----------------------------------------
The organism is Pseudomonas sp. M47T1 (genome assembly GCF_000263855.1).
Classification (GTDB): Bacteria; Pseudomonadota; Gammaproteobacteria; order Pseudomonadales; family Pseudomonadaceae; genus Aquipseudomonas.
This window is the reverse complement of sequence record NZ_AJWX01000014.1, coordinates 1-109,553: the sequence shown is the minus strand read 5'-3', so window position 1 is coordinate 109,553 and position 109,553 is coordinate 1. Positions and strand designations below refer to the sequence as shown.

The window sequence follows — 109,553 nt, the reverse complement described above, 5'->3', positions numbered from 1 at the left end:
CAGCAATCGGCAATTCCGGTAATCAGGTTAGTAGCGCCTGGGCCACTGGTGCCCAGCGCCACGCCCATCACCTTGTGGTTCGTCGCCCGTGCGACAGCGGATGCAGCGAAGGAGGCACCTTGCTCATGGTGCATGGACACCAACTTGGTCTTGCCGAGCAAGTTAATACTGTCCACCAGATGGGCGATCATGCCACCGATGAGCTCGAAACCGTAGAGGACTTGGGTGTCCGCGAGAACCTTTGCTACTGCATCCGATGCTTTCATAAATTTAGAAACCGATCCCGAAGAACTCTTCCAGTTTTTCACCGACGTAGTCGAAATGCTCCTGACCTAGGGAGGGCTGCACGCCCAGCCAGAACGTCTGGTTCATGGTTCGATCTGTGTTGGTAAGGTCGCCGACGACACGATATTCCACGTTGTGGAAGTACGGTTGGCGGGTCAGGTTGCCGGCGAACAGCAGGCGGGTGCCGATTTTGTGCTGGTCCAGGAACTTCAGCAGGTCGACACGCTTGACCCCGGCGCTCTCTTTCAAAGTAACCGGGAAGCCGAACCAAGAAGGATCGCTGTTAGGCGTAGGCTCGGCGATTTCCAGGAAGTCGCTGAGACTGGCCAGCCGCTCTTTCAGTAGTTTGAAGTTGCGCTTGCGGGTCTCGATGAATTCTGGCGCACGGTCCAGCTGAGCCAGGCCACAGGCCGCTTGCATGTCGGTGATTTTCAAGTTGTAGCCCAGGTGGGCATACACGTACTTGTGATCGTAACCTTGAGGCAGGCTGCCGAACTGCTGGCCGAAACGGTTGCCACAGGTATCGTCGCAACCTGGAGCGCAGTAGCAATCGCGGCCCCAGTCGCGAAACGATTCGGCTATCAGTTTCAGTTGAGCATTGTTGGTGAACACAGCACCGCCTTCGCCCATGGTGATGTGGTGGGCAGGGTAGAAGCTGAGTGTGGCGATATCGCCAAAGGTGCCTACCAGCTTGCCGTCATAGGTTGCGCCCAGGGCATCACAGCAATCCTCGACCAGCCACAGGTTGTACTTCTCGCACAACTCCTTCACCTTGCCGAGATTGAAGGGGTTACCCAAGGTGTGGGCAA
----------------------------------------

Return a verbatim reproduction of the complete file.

The organism is Pseudomonas sp. M47T1 (genome assembly GCF_000263855.1).
Classification (GTDB): Bacteria; Pseudomonadota; Gammaproteobacteria; order Pseudomonadales; family Pseudomonadaceae; genus Aquipseudomonas.
This window is the reverse complement of sequence record NZ_AJWX01000014.1, coordinates 1-109,553: the sequence shown is the minus strand read 5'-3', so window position 1 is coordinate 109,553 and position 109,553 is coordinate 1. Positions and strand designations below refer to the sequence as shown.

The window sequence follows — 109,553 nt, the reverse complement described above, 5'->3', positions numbered from 1 at the left end:
CAGCAATCGGCAATTCCGGTAATCAGGTTAGTAGCGCCTGGGCCACTGGTGCCCAGCGCCACGCCCATCACCTTGTGGTTCGTCGCCCGTGCGACAGCGGATGCAGCGAAGGAGGCACCTTGCTCATGGTGCATGGACACCAACTTGGTCTTGCCGAGCAAGTTAATACTGTCCACCAGATGGGCGATCATGCCACCGATGAGCTCGAAACCGTAGAGGACTTGGGTGTCCGCGAGAACCTTTGCTACTGCATCCGATGCTTTCATAAATTTAGAAACCGATCCCGAAGAACTCTTCCAGTTTTTCACCGACGTAGTCGAAATGCTCCTGACCTAGGGAGGGCTGCACGCCCAGCCAGAACGTCTGGTTCATGGTTCGATCTGTGTTGGTAAGGTCGCCGACGACACGATATTCCACGTTGTGGAAGTACGGTTGGCGGGTCAGGTTGCCGGCGAACAGCAGGCGGGTGCCGATTTTGTGCTGGTCCAGGAACTTCAGCAGGTCGACACGCTTGACCCCGGCGCTCTCTTTCAAAGTAACCGGGAAGCCGAACCAAGAAGGATCGCTGTTAGGCGTAGGCTCGGCGATTTCCAGGAAGTCGCTGAGACTGGCCAGCCGCTCTTTCAGTAGTTTGAAGTTGCGCTTGCGGGTCTCGATGAATTCTGGCGCACGGTCCAGCTGAGCCAGGCCACAGGCCGCTTGCATGTCGGTGATTTTCAAGTTGTAGCCCAGGTGGGCATACACGTACTTGTGATCGTAACCTTGAGGCAGGCTGCCGAACTGCTGGCCGAAACGGTTGCCACAGGTATCGTCGCAACCTGGAGCGCAGTAGCAATCGCGGCCCCAGTCGCGAAACGATTCGGCTATCAGTTTCAGTTGAGCATTGTTGGTGAACACAGCACCGCCTTCGCCCATGGTGATGTGGTGGGCAGGGTAGAAGCTGAGTGTGGCGATATCGCCAAAGGTGCCTACCAGCTTGCCGTCATAGGTTGCGCCCAGGGCATCACAGCAATCCTCGACCAGCCACAGGTTGTACTTCTCGCACAACTCCTTCACCTTGCCGAGATTGAAGGGGTTACCCAAGGTGTGGGCAA